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I have an iPhone app with a SQLite DB storing all the information similar to a book. The user only reads information off the DB and won't update it as the app does not allow update of data. When there is an upgrade, both the content of DB and the app are to be replaced. I want to know:

  1. What is the best way to handle an upgrade as I want to over-write the DB entirely with a new one.
  2. Actually I have now a new version pending review by apple and I have completely missed this issue. As this is my first iPhone application, I do not know what I can do to handle this situation. Can anyone help?
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Where is your db stored? Within the app bundle? Or do you copy it to documents or Library folder on first app launch? This does not sound like a big issue. If needed, you can reject your uploaded binary so it does not get released. – marcus Aug 8 '11 at 19:30
Marcus, it is handled in the same way as the Recipe sample, it is copied to the Library folder on first app launch. – Conway Aug 8 '11 at 20:26
Should I reject my uploaded binary? – Conway Aug 8 '11 at 20:32
I understand that the new db file will not be copied and used when it is already existing at the target location (recipe sample does it like this). So If your updated app only works with the new db and might crash when using the old db, you should reject your own update. Before doing so, just test it: install your old development version and check what's happening when updating to the new version. – marcus Aug 8 '11 at 20:42
@Marcus, thank you for your answer. I am not sure whether doing an upgrade is the same as running it in the simulator. If the old db will be over-written by the new one when it is included in app bundle, it seems this is the best choice. If the db is added to project, does this mean it is included in the app bundle? – Conway Aug 8 '11 at 21:10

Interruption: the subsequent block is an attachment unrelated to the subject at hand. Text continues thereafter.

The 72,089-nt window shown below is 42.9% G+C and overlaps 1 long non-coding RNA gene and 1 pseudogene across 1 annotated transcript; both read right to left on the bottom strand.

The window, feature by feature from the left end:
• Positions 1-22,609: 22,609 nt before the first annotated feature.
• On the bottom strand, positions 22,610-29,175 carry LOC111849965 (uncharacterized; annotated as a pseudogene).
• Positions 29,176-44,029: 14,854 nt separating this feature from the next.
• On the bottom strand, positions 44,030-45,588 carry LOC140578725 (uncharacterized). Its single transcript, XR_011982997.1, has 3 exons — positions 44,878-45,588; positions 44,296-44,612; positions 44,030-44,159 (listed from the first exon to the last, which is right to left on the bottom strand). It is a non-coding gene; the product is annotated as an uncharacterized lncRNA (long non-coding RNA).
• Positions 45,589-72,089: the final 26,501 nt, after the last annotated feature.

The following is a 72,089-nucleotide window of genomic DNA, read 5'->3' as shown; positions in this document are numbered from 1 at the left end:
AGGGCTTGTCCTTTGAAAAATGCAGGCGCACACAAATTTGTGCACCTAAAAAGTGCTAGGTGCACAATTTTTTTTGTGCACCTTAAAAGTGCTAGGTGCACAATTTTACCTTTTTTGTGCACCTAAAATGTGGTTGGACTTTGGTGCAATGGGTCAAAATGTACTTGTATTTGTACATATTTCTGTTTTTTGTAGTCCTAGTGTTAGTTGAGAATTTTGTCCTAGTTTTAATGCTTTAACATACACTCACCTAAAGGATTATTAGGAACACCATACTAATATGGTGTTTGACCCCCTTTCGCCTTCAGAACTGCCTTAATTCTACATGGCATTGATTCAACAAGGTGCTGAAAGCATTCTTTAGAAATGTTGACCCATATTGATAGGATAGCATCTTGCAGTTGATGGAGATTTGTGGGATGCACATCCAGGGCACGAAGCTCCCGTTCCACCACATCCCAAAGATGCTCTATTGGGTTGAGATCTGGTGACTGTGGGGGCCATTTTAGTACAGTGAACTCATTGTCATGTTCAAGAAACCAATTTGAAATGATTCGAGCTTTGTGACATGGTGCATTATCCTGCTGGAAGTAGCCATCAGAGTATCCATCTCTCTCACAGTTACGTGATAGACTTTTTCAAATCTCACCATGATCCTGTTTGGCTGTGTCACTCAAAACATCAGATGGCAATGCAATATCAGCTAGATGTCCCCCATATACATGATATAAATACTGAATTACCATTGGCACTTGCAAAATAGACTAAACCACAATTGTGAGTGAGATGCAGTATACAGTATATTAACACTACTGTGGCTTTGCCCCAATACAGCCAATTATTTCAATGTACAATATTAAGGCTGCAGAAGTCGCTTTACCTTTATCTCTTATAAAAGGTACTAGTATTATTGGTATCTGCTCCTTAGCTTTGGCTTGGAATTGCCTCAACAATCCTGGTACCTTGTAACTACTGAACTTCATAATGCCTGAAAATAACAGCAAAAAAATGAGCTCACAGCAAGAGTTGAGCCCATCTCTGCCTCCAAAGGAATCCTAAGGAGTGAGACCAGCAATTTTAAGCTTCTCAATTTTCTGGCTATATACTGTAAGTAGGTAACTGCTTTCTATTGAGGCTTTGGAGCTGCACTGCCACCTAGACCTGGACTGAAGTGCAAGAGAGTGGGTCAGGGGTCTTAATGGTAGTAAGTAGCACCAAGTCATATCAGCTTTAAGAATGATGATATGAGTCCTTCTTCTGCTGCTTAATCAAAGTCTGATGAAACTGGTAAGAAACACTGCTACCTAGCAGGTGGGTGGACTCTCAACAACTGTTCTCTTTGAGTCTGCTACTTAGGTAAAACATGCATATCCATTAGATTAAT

up vote 1 down vote accepted

I am not sure I read your question correctly, so I am going to rephrase it.

I have an app, that reads from a sqllite db, and when i update the app, I want the db to be updated also

Right? If so, here is an answer.

Trying to overwrite sqlite database in iPhone app update

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The sqlite db is kept in the application resources folder and populated when it is run. Just exactly the same as the Recipes sample – Conway Aug 8 '11 at 20:21
Thank you @Mike, I have gone through the post you linked. Same as Benjamin, I have the same naive question. If the db is added to the project, does it mean that it is inside the app bundle? – Conway Aug 8 '11 at 20:46
Finally I choose to remove the old database and replace with a new one on first launch. It works. – Conway Aug 9 '11 at 22:32

You can only alter files in a couple subdirectories of the application’s home directory. For a database file, you probably want the Documents directory (if it’s not already there at launch, just copy it from your app’s bundle), and then do a safe-replace (see NSFileManager). I do this exact thing in MediBabble.

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You can actually alter any file in the application's home directory, not only the Documents directory. – tidwall Aug 8 '11 at 21:13
@jojaba: I was wrong, but apparently it’s only a subset of the home directory: developer.apple.com/library/ios/#documentation/iphone/… – David Cairns Aug 11 '11 at 18:07

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